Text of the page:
Chicken Hutch / June 8, 2018 / Maryellen
Though the simpler the chicken coop is the more beautiful it can be. Just a tip you must think about a style that is unique something that its purpose is not only a shelter for chicken. Aside from its aesthetic appeal it is necessary to consider the functionality of the coop. It must hold firmly feeds and water catcher. If coop are for layers then consider making some strategic design to care for eggs and newly hatched chicks. Eggs should be caught by firm yet soft materials and let it roll to the basket. Another thing you must should the portability of the coop. What if it rains hard? Hence coop can be portable to protect the chicken against the unfavorable weather outside. Therefore consider buying lighter materials and make a portable chicken coop plan. Making a chicken coop plan is as exciting as the moment of starting the project. But it needs several things to consider coming up with a good plan - stylish yet functional. So be certain that chicken coop is nearly perfect concerning the two important characteristics of a coop. Coop plan can make or break the budget but what is important is the functionality of these coop houses.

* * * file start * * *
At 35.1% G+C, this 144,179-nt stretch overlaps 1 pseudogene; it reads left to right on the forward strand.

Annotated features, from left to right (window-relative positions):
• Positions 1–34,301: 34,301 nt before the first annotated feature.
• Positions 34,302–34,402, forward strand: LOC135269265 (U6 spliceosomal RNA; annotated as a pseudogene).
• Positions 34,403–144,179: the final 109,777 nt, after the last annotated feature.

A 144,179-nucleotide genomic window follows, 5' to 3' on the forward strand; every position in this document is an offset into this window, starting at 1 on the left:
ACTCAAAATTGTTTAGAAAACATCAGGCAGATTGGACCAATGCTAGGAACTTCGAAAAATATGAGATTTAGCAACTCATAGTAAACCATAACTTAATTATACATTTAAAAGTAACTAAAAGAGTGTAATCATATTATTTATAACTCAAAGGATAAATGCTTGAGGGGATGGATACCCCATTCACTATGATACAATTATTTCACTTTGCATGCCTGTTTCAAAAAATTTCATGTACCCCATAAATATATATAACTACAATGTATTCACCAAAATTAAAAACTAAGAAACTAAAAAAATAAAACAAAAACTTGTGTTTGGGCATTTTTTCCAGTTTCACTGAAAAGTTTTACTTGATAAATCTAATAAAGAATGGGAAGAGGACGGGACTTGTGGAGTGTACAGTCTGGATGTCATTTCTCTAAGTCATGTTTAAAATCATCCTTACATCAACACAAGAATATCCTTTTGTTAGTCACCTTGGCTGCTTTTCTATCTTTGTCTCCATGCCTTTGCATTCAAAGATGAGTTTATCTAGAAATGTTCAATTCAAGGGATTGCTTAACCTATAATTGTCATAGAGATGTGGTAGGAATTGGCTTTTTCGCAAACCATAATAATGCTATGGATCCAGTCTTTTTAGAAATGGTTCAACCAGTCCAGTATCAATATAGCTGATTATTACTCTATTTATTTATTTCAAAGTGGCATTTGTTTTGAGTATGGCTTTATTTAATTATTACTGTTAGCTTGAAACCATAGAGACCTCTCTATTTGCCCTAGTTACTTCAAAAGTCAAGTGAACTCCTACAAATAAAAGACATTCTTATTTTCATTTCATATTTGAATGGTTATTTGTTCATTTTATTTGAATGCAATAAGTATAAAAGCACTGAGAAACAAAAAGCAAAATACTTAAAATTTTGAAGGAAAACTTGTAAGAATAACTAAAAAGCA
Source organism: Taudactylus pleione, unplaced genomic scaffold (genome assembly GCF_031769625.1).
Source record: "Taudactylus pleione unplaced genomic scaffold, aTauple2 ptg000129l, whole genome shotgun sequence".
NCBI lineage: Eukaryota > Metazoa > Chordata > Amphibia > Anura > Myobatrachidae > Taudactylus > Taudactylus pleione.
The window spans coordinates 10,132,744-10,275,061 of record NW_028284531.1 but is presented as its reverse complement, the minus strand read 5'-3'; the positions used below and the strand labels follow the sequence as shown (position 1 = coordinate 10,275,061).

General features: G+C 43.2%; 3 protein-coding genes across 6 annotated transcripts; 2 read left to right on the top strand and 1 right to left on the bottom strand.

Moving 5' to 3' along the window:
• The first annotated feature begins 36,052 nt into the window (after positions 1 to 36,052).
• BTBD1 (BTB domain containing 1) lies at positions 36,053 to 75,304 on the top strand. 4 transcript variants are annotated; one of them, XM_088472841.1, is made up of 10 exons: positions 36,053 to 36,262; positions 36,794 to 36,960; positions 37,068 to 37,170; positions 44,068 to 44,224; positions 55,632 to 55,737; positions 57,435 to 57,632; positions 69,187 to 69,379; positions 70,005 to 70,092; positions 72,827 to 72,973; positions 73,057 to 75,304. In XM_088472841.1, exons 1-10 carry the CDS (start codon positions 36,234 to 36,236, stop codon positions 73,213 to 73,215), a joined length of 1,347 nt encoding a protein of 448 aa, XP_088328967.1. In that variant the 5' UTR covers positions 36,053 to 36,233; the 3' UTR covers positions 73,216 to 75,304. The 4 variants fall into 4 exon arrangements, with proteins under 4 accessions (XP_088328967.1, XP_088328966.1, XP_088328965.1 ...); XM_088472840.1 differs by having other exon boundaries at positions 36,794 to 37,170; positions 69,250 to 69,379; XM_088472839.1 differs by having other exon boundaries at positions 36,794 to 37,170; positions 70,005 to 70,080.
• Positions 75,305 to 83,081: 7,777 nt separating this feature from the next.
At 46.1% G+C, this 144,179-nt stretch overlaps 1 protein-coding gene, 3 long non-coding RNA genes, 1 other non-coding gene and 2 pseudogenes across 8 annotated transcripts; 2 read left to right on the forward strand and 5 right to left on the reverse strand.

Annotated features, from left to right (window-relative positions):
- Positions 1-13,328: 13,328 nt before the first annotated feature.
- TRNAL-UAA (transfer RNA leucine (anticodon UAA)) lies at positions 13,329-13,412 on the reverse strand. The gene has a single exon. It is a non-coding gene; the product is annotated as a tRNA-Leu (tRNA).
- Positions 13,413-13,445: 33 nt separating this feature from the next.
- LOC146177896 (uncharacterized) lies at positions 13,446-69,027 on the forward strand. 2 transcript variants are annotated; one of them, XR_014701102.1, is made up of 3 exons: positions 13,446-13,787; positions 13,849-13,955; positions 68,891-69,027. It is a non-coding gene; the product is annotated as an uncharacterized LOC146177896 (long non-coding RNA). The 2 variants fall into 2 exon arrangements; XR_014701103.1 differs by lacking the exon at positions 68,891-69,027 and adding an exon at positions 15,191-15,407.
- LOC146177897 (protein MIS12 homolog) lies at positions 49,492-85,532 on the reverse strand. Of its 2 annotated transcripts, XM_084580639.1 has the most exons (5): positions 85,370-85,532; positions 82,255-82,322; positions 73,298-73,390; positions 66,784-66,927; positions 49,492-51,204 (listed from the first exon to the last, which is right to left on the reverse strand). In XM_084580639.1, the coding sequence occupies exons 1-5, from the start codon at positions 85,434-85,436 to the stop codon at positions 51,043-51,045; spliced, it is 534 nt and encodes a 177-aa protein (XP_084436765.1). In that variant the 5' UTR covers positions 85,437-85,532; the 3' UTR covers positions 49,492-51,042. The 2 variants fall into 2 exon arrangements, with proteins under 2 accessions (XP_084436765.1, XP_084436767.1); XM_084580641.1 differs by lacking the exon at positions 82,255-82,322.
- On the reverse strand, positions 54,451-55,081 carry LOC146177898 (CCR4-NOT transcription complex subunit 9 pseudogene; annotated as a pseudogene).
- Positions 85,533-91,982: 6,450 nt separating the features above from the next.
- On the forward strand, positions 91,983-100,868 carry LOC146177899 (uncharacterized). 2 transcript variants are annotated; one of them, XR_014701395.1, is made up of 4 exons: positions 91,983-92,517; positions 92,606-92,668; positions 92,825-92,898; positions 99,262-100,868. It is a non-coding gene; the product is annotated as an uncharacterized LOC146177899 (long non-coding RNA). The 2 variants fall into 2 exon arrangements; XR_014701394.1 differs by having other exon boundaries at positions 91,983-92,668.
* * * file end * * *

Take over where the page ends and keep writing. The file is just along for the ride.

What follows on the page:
Another great aspect of implementing a free range design is that your chickens are exposed to the atmosphere in the healthiest way possible. This means that ventilation will not be a considerable issue as they will have enough circulation to keep them healthy and breathing easily. As you may have heard before; a chickens egg production is directly related to its health so be sure to ventilate efficiently. I would highly encourage any chicken coop builder to consider building a free rage coop as the benefits are endless given that they take the right precautions. A set of chicken coop plans will help guide you through the entire process and answer your questions on how to build a chicken coop in the simplest and most intuitive manner.
Basically a large chicken coop in an urban environment means a coop that you can walk upright into just as you would in an elevator. In fact you can take the size of a typical elevator as your guide in the initial design process of your chicken coop. On the wall facing the door you can place your elevated roost and nest box. You can raise it up to your chest level and extend it up to the roof of the coop. But if you have more than three chickens consider keeping this section at least three - four feet off the ground. Remember that chickens need a lot of space when roosting. Stacking them up too close to each other can result to them pecking at each other. Another benefit of this elevated design is that your chickens are off the floor and away from predators like rats or raccoons.